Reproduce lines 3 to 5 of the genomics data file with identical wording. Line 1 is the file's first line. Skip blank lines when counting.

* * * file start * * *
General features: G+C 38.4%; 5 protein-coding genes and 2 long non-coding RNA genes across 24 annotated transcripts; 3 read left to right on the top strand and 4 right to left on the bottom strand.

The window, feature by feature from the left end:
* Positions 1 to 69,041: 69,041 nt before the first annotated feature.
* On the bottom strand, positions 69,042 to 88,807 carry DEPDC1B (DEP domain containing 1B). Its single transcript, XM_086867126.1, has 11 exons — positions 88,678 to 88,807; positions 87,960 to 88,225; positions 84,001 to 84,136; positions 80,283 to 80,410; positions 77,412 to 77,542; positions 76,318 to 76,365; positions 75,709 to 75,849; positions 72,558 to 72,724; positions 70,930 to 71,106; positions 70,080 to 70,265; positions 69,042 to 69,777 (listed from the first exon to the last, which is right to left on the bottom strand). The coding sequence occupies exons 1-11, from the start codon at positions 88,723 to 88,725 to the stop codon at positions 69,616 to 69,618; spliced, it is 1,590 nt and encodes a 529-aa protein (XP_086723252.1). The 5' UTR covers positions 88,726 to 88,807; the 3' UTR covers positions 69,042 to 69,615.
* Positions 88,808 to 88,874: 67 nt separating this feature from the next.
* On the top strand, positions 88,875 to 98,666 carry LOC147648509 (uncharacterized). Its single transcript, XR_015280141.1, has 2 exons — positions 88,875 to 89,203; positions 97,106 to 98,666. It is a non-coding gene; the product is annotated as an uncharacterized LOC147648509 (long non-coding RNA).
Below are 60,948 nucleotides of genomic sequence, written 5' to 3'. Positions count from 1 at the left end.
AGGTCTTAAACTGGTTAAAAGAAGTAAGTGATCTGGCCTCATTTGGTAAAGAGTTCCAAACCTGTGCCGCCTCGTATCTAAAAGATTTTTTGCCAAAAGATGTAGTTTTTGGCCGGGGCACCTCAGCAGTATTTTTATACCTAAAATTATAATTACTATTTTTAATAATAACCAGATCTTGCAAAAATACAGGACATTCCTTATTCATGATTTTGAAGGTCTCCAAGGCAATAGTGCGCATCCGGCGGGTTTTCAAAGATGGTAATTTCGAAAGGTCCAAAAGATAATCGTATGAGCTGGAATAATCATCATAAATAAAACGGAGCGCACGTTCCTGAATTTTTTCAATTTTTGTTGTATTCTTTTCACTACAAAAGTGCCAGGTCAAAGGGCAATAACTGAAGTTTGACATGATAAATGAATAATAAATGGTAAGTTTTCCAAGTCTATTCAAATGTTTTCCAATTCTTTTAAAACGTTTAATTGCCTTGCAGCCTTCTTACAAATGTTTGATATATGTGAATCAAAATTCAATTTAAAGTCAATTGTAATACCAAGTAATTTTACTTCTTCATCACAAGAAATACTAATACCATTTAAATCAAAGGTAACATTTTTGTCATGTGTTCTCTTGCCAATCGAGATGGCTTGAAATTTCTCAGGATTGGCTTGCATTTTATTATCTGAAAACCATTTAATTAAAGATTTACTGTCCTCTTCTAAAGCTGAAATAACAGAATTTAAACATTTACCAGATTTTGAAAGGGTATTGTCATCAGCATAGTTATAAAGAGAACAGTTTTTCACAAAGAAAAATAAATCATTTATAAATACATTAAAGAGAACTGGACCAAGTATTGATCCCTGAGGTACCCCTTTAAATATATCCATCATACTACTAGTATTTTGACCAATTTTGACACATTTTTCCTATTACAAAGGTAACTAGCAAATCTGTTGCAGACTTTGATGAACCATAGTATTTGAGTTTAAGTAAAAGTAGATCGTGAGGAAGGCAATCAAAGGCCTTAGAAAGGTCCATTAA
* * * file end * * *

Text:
* Positions 1 to 69,041: 69,041 nt before the first annotated feature.
* On the bottom strand, positions 69,042 to 88,807 carry DEPDC1B (DEP domain containing 1B). Its single transcript, XM_086867126.1, has 11 exons — positions 88,678 to 88,807; positions 87,960 to 88,225; positions 84,001 to 84,136; positions 80,283 to 80,410; positions 77,412 to 77,542; positions 76,318 to 76,365; positions 75,709 to 75,849; positions 72,558 to 72,724; positions 70,930 to 71,106; positions 70,080 to 70,265; positions 69,042 to 69,777 (listed from the first exon to the last, which is right to left on the bottom strand). The coding sequence occupies exons 1-11, from the start codon at positions 88,723 to 88,725 to the stop codon at positions 69,616 to 69,618; spliced, it is 1,590 nt and encodes a 529-aa protein (XP_086723252.1). The 5' UTR covers positions 88,726 to 88,807; the 3' UTR covers positions 69,042 to 69,615.
* Positions 88,808 to 88,874: 67 nt separating this feature from the next.